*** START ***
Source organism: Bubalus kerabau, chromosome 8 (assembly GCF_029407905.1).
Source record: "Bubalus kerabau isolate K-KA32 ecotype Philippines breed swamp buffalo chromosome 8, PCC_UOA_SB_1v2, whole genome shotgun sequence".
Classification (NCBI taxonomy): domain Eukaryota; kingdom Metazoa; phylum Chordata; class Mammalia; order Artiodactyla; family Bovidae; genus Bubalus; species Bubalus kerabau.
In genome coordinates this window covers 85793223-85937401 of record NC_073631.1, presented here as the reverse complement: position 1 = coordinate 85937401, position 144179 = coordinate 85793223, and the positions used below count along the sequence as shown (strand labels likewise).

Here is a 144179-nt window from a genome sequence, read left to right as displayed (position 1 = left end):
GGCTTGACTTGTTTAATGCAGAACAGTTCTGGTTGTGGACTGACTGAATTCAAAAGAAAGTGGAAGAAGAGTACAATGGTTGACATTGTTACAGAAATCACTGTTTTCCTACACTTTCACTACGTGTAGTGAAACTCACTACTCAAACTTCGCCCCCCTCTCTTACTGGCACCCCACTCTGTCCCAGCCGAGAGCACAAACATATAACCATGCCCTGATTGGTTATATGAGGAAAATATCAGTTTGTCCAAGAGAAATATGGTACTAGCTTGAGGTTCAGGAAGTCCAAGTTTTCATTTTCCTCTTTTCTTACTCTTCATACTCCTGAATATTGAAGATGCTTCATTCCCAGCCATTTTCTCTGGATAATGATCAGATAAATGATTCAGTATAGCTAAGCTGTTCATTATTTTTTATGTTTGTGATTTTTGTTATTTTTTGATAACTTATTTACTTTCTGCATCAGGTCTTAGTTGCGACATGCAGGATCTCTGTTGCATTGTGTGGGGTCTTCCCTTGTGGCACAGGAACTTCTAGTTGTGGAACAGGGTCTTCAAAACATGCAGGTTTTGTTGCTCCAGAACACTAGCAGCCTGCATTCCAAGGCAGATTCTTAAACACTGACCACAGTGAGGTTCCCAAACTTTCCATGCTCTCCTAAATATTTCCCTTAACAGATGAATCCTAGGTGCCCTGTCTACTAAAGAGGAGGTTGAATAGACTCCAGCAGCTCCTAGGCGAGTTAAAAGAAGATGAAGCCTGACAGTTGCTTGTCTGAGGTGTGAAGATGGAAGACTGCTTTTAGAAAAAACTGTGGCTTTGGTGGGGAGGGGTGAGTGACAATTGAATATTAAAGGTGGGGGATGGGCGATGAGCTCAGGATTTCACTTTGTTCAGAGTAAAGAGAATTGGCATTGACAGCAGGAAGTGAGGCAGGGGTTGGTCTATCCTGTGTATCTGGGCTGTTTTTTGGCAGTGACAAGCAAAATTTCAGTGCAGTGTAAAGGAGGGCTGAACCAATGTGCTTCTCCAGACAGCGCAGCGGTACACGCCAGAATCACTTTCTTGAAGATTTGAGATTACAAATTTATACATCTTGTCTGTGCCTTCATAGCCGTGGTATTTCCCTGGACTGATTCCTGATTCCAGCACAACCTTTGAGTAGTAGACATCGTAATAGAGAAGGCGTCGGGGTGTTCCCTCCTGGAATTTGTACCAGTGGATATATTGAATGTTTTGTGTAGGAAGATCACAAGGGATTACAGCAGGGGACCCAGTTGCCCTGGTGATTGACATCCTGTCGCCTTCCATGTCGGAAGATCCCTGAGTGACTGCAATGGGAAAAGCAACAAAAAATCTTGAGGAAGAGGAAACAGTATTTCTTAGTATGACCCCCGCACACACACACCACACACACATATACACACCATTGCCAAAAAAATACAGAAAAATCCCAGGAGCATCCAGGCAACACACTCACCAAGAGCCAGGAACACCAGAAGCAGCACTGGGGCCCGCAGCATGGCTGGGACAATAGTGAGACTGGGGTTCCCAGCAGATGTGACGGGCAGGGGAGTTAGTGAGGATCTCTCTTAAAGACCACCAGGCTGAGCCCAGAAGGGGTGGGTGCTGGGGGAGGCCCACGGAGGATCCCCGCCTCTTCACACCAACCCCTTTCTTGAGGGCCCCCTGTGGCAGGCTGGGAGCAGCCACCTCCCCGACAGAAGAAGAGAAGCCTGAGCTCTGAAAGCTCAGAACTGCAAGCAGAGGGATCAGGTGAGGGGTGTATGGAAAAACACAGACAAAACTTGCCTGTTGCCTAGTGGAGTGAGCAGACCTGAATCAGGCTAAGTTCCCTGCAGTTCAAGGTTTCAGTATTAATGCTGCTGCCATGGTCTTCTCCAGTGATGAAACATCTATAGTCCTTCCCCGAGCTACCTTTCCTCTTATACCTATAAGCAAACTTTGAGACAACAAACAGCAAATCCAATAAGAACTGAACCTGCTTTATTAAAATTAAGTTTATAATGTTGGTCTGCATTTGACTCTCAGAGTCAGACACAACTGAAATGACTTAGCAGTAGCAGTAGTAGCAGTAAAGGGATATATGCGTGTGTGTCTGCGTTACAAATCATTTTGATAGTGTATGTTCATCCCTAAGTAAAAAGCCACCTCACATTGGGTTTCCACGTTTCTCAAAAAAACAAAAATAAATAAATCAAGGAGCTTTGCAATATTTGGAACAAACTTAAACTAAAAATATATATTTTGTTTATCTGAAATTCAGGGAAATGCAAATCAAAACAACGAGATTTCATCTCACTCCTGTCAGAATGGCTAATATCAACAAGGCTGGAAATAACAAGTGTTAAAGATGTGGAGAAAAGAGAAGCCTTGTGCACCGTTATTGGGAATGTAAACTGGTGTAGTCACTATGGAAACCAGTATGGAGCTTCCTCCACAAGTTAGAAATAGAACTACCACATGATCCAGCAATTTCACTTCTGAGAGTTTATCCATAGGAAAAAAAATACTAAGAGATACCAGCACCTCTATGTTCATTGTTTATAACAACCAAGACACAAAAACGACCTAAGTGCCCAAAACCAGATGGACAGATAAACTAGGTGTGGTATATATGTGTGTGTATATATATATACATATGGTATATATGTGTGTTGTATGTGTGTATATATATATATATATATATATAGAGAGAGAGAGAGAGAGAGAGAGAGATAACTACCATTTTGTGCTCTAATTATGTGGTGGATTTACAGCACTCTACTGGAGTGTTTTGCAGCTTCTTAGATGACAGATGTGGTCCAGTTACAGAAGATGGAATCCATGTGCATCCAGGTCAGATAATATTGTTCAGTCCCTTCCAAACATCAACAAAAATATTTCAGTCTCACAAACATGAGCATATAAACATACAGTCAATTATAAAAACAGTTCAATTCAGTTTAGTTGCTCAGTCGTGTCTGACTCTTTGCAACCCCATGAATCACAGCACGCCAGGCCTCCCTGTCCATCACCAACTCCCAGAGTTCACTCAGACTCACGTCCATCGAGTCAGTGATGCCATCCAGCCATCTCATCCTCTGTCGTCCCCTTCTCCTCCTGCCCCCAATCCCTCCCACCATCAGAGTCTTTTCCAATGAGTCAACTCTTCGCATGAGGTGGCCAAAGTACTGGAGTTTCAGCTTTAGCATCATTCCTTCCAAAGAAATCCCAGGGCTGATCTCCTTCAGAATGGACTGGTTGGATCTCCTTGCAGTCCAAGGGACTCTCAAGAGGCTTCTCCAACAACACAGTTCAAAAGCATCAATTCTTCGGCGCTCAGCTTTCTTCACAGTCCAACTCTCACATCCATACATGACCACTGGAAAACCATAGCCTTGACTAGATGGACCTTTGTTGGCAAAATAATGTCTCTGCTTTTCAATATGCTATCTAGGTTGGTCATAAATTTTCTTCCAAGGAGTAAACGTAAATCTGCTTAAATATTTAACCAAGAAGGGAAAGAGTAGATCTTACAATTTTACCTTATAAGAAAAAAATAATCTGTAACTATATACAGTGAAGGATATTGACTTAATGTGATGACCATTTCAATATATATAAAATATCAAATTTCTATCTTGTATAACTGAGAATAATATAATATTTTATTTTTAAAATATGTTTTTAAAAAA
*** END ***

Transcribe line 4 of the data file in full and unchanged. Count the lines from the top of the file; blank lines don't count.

In genome coordinates this window covers 85793223-85937401 of record NC_073631.1, presented here as the reverse complement: position 1 = coordinate 85937401, position 144179 = coordinate 85793223, and the positions used below count along the sequence as shown (strand labels likewise).